The strains in the ruling combine on whether it should be a Tamil or Muslim candidate for the post of Chief Minister is a sign that the outcome of the elections could further complicate the already fragile relations between the two communities.Part of the reason for the relative absence of violence was the unprecedented security measures. Over 32,000 security and police personnel were deployed to guard 1,022 polling booths. PAFFREL, a non-governmental organisation, and the Centre for Policy Alternatives (CPA) put on ground 2,500 observers, including over 20 international monitors.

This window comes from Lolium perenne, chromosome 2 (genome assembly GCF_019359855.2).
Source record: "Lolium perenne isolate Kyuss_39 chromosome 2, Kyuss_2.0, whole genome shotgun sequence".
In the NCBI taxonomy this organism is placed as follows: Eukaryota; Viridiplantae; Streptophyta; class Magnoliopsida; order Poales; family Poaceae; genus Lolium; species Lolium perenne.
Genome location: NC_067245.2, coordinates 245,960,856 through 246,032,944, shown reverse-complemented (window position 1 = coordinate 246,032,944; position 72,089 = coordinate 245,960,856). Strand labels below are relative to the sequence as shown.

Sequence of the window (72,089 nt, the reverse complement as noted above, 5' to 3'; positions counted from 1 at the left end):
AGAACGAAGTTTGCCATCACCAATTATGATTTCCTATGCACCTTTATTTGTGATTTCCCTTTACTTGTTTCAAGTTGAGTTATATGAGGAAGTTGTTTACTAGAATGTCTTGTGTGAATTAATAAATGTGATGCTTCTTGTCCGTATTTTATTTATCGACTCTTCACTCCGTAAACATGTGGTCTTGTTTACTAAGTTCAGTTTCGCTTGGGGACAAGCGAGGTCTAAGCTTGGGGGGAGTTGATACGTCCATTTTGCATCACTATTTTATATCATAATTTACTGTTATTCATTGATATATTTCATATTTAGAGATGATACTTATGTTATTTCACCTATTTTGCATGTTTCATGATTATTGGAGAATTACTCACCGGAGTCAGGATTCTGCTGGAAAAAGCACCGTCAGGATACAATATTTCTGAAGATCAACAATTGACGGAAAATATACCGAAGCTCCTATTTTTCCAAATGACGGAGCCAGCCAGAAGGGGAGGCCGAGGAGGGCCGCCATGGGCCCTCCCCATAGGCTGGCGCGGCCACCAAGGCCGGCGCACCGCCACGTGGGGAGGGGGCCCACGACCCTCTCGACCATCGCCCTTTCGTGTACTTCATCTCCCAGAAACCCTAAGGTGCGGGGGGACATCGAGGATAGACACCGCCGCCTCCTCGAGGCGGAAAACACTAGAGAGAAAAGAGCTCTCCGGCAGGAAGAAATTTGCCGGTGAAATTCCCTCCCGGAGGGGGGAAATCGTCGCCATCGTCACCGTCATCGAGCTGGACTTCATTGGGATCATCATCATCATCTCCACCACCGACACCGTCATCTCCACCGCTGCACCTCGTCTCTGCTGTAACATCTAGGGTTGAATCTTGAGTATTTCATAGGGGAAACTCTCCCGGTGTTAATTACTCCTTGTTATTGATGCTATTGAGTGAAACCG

Reports of independent observer groups give some credence to the Opposition’s complaints of irregularities committed by the government. However, the fact that the UNP-SLMC combine polled over 42 per cent of the votes indicates that the charge of massive rigging is exaggerated.The EPC elections have far-reaching political significance. That an elected council is coming into existence after a gap of two decades in a war-ravaged province is cause for cheer to all those who believe that democracy and genuine devolution of powers are the solution to Sri Lanka’s principal national question.